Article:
As noted in an earlier post the Regents at Colorado State University were in the depths of deciding whether or not to turn the campuses into Free Fire Zones. Well, they decided that a bloody mess when, not if, the next moral degenerate decides to get their fifteen minutes of fame at the expense of the student body. Not to mention their collective decision is in direct violation of state law.
Senator Greg Brophy sent them a well-reasoned letter that, as a rather successful CSU graduate you would think that they would have listened too, as well as taken into account. However, the forces of political correctness, and anti liberty and logic held sway at the end of the day. Thereby setting the stage for yet another slaughter in an institution of learning in Colorado. I’m guessing that two were not enough for these brainy types to figure things out on their own.
In any case, Senator Brophy was kind enough to allow me to reprint some of the feed back that he has received about all this. Please note the absolute lack of critical thinking, as well as a pronounced lack of logical thought that was expressed in the emails that he responded too. Then, I will follow-up with a few additional links that have related story’s.
Whoops, I need to update the update, as
the punch line is missing from the last of my email
exchange with liberal
And my favorite exchange with Richard
Leather, also from Denver:
How many crimes or violent incidents in Colorado,
over say the past 10 years, have been interdicted by
a private gun owner?
On a national basis:
has an estimated 283 million guns in civilian hands
or approximately 97 guns for every 100 people (Karp).
•Each year, about 4.5 million new firearms, including
approximately 2 million handguns, are sold in the
(Bureau of Alcohol, Tobacco, and Firearms (ATF).
•An estimated 2 million secondhand firearms are sold
each year as
If there are measurable interventions by private gun
on campus, then weapons on a campus can be argued for
with at least minimal justification.
But I do not see evidence that private citizens play
role in prevention of crime or violence.
What am I missing?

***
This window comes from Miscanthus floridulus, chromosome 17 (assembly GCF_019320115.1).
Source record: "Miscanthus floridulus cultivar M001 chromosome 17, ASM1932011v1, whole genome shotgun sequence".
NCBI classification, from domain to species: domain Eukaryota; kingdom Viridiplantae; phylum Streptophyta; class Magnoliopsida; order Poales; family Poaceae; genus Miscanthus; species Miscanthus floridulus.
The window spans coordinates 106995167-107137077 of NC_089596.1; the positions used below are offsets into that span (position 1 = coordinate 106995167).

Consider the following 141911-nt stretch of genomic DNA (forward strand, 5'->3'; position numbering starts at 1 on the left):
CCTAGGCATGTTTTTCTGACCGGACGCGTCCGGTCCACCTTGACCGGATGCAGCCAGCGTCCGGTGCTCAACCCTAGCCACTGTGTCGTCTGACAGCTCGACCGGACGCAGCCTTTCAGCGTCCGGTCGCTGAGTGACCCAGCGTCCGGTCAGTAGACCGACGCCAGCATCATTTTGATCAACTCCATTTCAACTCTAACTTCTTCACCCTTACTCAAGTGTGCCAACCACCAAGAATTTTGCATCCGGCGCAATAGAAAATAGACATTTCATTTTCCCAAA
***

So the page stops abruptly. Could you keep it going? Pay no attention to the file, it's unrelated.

I sent back this:
You really shouldn’t bring a knife to a gun fight, so
Two quick examples:
Shooting justified/ Woman who wounded intruder
within her rights,
0 Comments | Gazette, The (Colorado Springs),
Nov 23, 2000 | by Jeremy Meyer
A 72-year-old woman who shot a man allegedly breaking
into her Knob
Hill home Saturday won’t be charged, the 4th District
Attorney’s Office said
Aurora woman fires at intruder who cops think
was serial rapist
By Jim Kirksey
Denver Post Staff Writer
A man police believe may be a serial rapist
preying on women in Aurora
and Denver narrowly
escaped injury when a would-be victim fired a shot
at him as he stood in her
bedroom doorway, said Sgt. Rudy Herrera of the
Aurora Police Department.
The liberal dummy sent this back:
Ah, I see. Once in 2000. Then again in 2005.
really, Brophy. Not even in the old sod would that wash.
The issue, moreover, is not
guns stashed at home, wielded in face of invasive
It’s the rationality of “gunning after” CSU trustees
the problem of youngsters carrying concealed weapons.
self all too readily translates to defending from
insult. That is a
tradition out here that deserves burial.
Pandering to a constituent element at the expense of
good governance is
no proper part of conservatism.
So I sent him back this:
I really feel like I need to pat you on
the head and say nice try. Maybe you
forgot about the New
attempted mass murder in December of 2007.
Jeanne Assam had a concealed carry permit and was at
church on that
fateful Sunday, thank God. This is from
Firing as he moved
approached a Toyota
minivan. David and Marie Works were climbing in with
their daughters –
18-year-old twins Laurie and Stephanie, and Rachel,
16, and Grace, 11.
walked slowly, arcing around the van, firing as he moved.
“Get down! Get down!” David Works yelled.
bullets shattered windows on the van and cut down
Stephanie, Rachel and their
Stephanie Works died in the minivan. Paramedics rushed
Rachel Works to the hospital, performing
cardiopulmonary resuscitation all the
way – and doctors fought to save her but could not.
David Works, seriously
injured, also was rushed to the hospital, where he
was treated for wounds to
his abdomen and groin.
In another part of the parking lot, shots hit a